Representations of the East in English and French travel writing 1798-1882 : with particular reference to Egypt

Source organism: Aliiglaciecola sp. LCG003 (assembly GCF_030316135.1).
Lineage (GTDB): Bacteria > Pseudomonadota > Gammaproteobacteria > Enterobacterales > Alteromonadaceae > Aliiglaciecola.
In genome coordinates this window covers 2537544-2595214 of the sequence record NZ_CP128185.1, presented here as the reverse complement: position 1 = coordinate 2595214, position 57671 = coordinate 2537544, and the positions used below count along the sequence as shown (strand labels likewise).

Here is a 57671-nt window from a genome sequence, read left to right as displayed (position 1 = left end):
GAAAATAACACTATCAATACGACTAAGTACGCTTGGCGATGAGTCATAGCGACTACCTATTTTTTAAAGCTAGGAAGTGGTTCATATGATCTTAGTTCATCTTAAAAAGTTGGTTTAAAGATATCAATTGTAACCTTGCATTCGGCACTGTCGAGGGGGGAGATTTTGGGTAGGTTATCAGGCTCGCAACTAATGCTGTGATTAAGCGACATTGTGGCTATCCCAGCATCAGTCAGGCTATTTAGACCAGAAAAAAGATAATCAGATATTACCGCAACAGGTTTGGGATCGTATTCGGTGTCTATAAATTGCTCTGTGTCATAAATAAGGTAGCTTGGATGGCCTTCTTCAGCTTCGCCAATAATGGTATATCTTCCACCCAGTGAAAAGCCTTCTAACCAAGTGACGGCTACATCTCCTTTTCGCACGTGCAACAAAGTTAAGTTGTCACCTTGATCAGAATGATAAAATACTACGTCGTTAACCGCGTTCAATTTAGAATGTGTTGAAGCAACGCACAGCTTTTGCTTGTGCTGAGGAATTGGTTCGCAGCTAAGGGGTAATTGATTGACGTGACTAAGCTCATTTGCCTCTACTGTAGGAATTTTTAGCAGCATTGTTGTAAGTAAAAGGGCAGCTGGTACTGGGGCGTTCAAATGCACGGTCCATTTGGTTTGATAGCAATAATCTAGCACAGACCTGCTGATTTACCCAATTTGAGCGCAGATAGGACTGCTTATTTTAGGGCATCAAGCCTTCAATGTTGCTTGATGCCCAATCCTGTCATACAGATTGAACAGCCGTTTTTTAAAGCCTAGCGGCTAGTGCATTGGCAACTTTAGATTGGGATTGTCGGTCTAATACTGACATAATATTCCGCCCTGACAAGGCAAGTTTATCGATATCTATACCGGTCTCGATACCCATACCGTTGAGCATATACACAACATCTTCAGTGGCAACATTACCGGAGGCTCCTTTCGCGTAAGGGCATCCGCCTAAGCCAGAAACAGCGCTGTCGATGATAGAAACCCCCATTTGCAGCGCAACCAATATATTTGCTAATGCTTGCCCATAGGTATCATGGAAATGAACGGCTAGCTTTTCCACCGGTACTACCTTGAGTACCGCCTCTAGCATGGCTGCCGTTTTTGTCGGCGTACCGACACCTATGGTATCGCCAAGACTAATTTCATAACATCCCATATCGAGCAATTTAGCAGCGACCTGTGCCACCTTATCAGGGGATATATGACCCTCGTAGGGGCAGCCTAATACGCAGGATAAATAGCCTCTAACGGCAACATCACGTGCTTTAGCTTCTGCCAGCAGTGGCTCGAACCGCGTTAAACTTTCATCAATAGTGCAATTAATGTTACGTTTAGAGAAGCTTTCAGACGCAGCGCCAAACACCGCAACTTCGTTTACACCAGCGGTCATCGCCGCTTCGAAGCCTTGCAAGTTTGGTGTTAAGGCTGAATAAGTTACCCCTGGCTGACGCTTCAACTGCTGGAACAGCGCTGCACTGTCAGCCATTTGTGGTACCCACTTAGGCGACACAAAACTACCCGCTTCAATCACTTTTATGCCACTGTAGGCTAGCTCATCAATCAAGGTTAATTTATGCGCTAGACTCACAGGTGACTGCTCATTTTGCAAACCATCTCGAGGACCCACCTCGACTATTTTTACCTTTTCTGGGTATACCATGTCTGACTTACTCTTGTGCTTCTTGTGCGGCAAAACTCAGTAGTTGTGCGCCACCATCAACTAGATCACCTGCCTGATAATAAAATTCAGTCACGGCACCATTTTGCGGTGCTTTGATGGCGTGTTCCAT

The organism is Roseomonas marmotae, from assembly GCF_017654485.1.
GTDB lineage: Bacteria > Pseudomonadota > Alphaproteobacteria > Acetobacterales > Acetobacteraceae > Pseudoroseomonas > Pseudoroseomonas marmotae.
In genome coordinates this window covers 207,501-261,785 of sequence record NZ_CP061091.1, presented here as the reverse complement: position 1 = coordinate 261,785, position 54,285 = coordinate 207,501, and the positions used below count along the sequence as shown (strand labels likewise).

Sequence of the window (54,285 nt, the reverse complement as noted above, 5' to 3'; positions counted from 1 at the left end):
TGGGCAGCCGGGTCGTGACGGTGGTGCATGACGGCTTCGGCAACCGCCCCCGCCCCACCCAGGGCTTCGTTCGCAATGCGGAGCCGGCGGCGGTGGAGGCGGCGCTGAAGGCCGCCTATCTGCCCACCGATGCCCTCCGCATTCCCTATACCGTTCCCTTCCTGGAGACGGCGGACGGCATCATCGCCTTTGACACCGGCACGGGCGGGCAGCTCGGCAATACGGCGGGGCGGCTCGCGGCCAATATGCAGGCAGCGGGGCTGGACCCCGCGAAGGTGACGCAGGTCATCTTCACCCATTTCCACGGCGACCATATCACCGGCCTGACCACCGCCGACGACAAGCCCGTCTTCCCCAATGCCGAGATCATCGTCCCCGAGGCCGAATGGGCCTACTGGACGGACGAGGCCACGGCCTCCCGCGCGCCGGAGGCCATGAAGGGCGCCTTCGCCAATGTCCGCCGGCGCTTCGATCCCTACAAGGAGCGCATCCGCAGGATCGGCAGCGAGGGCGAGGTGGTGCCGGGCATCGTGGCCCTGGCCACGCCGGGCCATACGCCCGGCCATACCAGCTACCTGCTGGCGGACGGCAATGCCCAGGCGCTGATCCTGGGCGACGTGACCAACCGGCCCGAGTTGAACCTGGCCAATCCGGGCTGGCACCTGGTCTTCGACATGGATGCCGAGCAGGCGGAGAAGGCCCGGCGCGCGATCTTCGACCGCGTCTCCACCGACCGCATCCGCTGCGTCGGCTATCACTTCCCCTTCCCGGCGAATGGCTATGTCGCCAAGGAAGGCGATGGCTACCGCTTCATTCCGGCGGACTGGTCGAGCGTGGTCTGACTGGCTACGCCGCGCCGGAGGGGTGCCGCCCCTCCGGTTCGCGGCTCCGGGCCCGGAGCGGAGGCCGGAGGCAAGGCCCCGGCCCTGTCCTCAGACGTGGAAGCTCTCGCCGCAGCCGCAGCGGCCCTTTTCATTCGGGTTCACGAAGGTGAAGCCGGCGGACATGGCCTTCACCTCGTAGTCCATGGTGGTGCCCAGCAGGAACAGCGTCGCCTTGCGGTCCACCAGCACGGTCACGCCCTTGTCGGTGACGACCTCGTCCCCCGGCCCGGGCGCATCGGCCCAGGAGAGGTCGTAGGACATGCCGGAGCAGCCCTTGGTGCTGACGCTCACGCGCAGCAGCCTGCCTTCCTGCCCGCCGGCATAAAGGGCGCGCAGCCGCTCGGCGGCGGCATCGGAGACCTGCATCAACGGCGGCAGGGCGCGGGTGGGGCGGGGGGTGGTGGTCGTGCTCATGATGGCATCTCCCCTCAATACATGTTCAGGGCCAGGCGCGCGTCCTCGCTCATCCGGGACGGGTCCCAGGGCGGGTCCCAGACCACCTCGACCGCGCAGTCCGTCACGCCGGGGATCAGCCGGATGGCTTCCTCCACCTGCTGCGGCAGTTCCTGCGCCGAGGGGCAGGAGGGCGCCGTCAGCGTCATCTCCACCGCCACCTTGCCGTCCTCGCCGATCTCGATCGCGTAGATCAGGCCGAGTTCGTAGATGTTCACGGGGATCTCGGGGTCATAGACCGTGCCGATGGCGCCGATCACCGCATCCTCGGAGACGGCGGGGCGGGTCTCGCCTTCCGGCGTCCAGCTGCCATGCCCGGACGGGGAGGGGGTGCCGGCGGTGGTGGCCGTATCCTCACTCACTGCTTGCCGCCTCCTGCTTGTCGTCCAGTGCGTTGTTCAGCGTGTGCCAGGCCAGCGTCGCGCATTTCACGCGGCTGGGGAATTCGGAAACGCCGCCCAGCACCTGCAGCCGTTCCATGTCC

The aim of the thesis has been to offer a comparative analysis of discourses within English and French travel writing in the late-eighteenth and nineteenth centuries, in order to develop a more nuanced understanding of how the East was represented in this type of literature than that offered by Edward Said in his book Orientalism. The thesis considers the degree to which the latent racism and imperialism of western attitudes was universally expressed in this type of writing. While dates have been set for this study, the main reason for this has been to limit the vast body of archive material potentially relevant to its theoretical base. On occasion it has been necessary to step outside these dates in order to examine earlier eighteenth-century work or point out the relevance of this type of study to more recent western approaches to the East. The thesis shows a decline in the nineteenth century in popular belief in a fiction of the Orient as an imagined site of luxury and sensual indulgence, as travel writing countered this image with reports of real countries and peoples. The place of the aesthetic in French writing is considered here, as it offers a challenge to the more political perspective offered by Said. The thesis concludes by suggesting that there were other discourses in travel literature in this period which lie outside specifically racist and imperialist constructs, and therefore deepens and broadens the investigations undertaken by Said with reference to British and French travel writing of the late eighteenth and nineteenth centuries.